Religious Freedom Week

(1) Some Reflections for Religious Freedom Week (The Catholic Thing)

(2) The English Way (The Imaginative Conservative)

“Some [books] do well, some do ill, and many—simply through the beauty of creation—reflects bits and pieces of divine grace. In essence, when art, a book might very well magnify the Lord.”

(3) Report: DHS Identified Being ‘Religious’ With Domestic Terrorism (The Federalist)

Lectio Divina
The Flower of the Field from The Prayer of Love and Silence.

“And why worry about clothes? Look how the wild flowers grow: they do not work or make clothes for themselves. But I tell you that not even King Solomon with all his wealth had clothes as beautiful as one of these flowers.” — Matthew 6:28-29

I’ve added this plate from E.W. Twining and a statue of Our Lady of Walsingham to my reflection since my focus is on Catholic renewal in England. Regarding the plate from Twining, it’s less about the subject matter than the small detail in the border— specifically the rose, the lily, and the passion flower.

The rose in the border of that plate represents Our Lady, the Mystical Rose, who appeared in a vision to Richeldis de Faverches in 1061 and commanded her to build a replica of the little house of the Holy Family in Walsingham. The statue of Our Lady of Walsingham holds a three-fold lily-scepter denoting her virginity/sovereignty and her perfect abandonment to the divine Will. The statue was in the Holy House in Walsingham until it was burned in London along with other medieval statues of Our Lady in 1539¹. The passion flower represents the Passion of our Lord Jesus Christ.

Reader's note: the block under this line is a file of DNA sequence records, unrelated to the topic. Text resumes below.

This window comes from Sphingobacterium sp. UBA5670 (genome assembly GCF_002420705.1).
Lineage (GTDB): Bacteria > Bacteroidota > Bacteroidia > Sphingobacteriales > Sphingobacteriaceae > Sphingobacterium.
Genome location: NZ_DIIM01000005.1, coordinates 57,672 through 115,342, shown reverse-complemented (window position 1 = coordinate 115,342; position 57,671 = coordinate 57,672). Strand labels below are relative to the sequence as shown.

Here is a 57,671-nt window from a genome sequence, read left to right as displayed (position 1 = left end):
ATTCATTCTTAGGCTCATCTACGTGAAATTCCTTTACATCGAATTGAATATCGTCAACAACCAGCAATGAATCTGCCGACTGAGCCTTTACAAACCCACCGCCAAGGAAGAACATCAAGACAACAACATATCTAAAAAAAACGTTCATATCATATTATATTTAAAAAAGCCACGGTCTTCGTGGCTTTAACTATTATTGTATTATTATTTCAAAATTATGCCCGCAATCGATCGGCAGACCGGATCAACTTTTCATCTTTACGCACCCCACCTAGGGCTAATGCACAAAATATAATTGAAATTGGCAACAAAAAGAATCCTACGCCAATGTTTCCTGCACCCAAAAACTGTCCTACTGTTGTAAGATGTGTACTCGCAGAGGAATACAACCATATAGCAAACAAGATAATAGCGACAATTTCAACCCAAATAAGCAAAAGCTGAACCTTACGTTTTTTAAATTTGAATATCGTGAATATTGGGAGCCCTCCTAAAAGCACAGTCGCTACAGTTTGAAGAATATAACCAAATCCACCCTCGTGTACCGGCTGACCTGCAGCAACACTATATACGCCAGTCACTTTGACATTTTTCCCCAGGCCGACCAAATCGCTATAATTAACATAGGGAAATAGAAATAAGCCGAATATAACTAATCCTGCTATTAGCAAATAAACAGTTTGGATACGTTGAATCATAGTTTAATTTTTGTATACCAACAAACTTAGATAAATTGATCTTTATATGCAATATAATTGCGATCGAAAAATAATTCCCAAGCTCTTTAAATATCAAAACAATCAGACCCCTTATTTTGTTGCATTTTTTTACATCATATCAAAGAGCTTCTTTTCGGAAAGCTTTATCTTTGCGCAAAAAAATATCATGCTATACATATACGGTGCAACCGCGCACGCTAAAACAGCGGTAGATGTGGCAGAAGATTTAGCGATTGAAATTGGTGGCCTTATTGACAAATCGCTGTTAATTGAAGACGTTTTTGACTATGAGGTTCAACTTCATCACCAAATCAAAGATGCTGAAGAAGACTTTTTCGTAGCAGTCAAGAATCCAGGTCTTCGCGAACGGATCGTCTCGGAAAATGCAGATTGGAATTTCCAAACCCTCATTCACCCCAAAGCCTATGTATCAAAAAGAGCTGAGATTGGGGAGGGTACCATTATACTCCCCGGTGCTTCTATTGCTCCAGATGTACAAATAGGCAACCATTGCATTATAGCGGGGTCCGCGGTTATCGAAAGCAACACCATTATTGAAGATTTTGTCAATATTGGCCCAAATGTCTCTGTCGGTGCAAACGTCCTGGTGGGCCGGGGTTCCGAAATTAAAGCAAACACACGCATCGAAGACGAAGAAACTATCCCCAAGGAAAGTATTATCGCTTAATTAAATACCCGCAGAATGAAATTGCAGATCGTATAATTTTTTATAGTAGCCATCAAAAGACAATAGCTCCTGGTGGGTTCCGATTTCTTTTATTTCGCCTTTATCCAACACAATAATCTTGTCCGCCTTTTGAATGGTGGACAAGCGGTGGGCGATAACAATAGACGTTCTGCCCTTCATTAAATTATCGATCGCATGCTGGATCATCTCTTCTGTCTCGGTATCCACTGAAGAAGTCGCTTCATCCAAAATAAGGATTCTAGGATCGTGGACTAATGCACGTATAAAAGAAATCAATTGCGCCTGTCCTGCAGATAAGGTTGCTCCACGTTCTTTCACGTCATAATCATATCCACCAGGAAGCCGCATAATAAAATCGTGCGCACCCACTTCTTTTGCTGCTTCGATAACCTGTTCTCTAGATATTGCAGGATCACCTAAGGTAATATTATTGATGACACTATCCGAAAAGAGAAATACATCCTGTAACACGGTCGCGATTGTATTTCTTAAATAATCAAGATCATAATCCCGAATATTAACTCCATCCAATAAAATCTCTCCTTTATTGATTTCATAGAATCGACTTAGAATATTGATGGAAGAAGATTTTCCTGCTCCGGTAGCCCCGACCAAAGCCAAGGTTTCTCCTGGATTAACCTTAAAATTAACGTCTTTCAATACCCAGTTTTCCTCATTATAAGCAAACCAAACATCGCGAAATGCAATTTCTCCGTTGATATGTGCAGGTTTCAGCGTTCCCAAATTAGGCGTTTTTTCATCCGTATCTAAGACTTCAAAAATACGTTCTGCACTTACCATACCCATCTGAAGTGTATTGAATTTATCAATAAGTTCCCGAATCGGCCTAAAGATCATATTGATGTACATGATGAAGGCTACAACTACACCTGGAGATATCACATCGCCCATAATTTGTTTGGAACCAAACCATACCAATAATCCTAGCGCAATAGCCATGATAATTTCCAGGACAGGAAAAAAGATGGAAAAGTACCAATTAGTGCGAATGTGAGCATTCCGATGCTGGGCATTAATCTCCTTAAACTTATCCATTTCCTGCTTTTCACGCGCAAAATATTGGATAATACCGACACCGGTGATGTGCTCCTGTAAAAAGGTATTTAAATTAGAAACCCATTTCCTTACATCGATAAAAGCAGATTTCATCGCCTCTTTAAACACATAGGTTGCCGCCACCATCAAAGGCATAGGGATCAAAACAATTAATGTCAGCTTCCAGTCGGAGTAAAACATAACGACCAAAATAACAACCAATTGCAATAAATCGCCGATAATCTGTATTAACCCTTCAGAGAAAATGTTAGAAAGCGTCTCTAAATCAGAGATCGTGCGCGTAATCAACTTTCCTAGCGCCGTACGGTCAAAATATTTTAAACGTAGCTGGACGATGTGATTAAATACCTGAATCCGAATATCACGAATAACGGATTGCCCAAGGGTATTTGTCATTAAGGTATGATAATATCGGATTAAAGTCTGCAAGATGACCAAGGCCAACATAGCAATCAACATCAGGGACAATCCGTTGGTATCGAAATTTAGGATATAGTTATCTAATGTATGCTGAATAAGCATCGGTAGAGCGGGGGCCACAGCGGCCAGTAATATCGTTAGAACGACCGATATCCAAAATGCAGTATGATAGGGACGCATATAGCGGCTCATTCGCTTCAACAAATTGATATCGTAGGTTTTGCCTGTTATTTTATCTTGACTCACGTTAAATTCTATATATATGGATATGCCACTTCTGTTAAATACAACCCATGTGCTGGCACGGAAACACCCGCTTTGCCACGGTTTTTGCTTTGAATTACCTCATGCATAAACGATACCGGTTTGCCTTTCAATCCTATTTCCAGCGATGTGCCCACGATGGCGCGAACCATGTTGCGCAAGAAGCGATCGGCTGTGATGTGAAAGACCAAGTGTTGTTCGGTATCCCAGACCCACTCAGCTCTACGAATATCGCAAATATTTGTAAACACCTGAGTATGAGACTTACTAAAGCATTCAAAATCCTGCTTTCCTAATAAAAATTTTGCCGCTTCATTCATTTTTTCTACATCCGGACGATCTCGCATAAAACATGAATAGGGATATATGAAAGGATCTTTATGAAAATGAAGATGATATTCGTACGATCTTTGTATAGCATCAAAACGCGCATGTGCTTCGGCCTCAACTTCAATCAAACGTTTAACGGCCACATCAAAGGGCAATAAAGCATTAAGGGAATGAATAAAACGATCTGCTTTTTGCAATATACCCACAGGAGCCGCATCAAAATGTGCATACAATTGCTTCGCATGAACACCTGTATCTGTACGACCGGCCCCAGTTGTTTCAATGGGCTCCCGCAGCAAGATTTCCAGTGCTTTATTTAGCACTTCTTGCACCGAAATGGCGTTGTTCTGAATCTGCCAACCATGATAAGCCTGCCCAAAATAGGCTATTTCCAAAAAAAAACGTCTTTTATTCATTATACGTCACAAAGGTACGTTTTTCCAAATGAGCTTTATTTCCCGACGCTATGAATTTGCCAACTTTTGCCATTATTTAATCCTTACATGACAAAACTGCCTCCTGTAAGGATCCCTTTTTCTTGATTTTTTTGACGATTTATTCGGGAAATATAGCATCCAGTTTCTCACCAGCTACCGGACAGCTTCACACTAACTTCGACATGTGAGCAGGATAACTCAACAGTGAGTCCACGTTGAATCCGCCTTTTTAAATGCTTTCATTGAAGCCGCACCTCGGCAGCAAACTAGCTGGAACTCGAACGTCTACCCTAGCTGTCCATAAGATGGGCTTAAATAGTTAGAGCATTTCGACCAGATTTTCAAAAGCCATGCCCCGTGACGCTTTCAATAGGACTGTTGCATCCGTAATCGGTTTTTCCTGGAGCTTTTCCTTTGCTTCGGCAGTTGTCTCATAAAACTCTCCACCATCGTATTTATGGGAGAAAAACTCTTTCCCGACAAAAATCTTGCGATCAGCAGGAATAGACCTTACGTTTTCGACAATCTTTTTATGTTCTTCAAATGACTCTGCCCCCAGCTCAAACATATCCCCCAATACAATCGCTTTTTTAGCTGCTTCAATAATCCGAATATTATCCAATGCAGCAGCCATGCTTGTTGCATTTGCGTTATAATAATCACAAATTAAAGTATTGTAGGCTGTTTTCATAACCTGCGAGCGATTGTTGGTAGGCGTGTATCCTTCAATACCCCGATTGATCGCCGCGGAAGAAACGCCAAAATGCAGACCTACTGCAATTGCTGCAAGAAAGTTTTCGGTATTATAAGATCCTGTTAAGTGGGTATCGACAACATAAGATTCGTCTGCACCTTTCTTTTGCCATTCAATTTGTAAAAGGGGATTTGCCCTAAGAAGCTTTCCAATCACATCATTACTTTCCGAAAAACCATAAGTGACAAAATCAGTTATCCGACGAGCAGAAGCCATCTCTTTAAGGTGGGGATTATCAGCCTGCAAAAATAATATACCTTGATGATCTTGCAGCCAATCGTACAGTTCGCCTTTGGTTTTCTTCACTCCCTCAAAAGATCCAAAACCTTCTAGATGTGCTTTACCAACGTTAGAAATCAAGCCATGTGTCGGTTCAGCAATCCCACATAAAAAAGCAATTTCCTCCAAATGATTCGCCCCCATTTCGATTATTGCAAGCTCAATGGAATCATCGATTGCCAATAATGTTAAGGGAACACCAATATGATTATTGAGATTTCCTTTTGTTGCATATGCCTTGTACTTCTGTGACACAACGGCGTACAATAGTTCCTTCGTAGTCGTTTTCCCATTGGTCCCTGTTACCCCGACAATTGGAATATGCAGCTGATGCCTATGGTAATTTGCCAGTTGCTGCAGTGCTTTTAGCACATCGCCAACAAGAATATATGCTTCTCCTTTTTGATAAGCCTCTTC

…for it is through him, indeed, that salvation comes to us, and by him alone that we shall reach our goal.

It was popular amongst Christian Missionaries in the Americas. The sermon mentions the rose and lily but the passion flower symbolizes the purpose of the religious. In the sermon:

“Daily charity consists for the most part in the giving of invisible things—the fruits of our prayers [emphasis mine]; silent and unexpressed sympathy, an understanding of and respect for those with whom we live.”

After the Romans left Britain, Pope Gregory sent Augustine to Christianize King Æthelberht in 590. Augustine found success and monasteries and Christianity flourished in Britain until the dissolution / stripping of the altars in the 1500s.

¹Pilgrim Handbook: The Walsingham Way

(4) The Magnificat Latin Chant/Magnifica Latin (YouTube)

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